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- Pennsylvania
- Pennsylvania State University - All Campuses
- Physics
- Physics 211
- Weiss
- Mastering Physics Chapter 1 Part 1

Ryan M.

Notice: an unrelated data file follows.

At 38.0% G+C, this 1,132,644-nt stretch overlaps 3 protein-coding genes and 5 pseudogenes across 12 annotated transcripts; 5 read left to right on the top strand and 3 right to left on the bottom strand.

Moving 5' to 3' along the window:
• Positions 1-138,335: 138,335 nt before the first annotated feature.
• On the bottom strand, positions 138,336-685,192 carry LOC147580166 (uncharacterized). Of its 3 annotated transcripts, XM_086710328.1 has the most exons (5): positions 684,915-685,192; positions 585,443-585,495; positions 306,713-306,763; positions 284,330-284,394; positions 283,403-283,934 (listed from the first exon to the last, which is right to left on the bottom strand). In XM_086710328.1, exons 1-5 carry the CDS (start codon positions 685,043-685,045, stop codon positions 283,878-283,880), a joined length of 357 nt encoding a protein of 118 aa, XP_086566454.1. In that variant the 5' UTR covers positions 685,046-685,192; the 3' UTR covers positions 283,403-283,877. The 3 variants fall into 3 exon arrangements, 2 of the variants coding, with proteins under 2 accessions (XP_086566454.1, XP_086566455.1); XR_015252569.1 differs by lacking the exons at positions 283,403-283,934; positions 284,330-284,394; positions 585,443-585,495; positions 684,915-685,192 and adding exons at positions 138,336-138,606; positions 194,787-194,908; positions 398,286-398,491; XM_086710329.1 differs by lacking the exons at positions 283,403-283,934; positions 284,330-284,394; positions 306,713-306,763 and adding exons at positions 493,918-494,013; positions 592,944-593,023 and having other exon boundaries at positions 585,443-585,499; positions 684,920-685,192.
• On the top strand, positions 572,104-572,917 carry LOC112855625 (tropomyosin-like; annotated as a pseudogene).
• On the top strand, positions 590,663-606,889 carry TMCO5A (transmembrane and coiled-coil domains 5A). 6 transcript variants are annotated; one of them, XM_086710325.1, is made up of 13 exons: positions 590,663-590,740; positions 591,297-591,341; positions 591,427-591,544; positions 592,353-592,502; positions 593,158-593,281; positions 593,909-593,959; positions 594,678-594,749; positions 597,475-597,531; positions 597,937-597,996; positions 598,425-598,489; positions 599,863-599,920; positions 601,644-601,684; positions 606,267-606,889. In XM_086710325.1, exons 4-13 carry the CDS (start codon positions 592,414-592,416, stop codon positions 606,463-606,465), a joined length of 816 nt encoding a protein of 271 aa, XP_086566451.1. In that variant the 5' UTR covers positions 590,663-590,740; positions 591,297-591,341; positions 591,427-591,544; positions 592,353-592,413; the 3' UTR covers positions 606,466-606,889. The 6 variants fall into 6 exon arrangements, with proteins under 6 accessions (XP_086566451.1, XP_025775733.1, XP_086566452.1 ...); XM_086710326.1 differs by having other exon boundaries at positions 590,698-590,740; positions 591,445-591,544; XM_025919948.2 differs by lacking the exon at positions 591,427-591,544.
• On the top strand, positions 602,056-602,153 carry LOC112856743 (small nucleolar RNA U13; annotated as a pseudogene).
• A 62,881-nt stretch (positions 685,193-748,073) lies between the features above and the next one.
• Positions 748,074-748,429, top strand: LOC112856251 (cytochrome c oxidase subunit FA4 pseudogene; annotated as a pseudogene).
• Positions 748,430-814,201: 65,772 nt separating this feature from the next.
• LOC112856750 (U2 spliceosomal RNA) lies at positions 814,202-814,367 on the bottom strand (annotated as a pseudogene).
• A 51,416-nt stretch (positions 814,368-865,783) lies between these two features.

Chapter 1: Part 1 Part A: Q: In classical mechanics there are three base dimensions. Length is one of them. What are the other two? A: mass and time Analysis: There are three dimensions used in mechanics: length ( ), mass ( ), and time ( ). A combination of these three dimensions suffices to express any physical quantity, because when a new physical quantity is needed (e.g., velocity), it always obeys an equation that permits it to be expressed in terms of the units used for these three dimensions. One then derives a unit to measure the new physical quantity from that equation, and often its unit is given a special name. Such new dimensions are called derived dimensions and the units they are measured in are called derived units. For example, area has derived dimensions . (Note that "dimensions of variable " is symbolized as .) You can find these dimensions by looking at the formula for the area of a square , where is the length of a side of the square. Clearly . Plugging this into the equation gives . Part B: Q: Find the dimensions of volume. A: = Part C: Q: Find the dimensions of speed. A: = Analysis: The dimensions of a quantity are not changed by addition or subtraction of another quantity with the same dimensions. This means that , which comes from subtracting two speeds, has the same dimensions as speed. It does not make physical sense to add or subtract two quanitites that have different dimensions, like length plus time. You canadd quantities that have different units, like miles per hour and kilometers per hour, as long as you convert both quantities to the same set of units before you actually compute the sum. You can use this rule to check your answers to any physics problem you work. If the answer involves the sum or difference of two quantities with different dimensions, then it must be incorrect. This rule also ensures that the dimensions of any physical quantity will never involve sums or differences of the base dimensions. (As in the preceeding example, is not a valid dimension for a physical quantitiy.) A valid dimension will only involve the product or ratio of powers of the base dimensions (e.g. ). Part D: Q: Find the dimensions of acceleration. A: =

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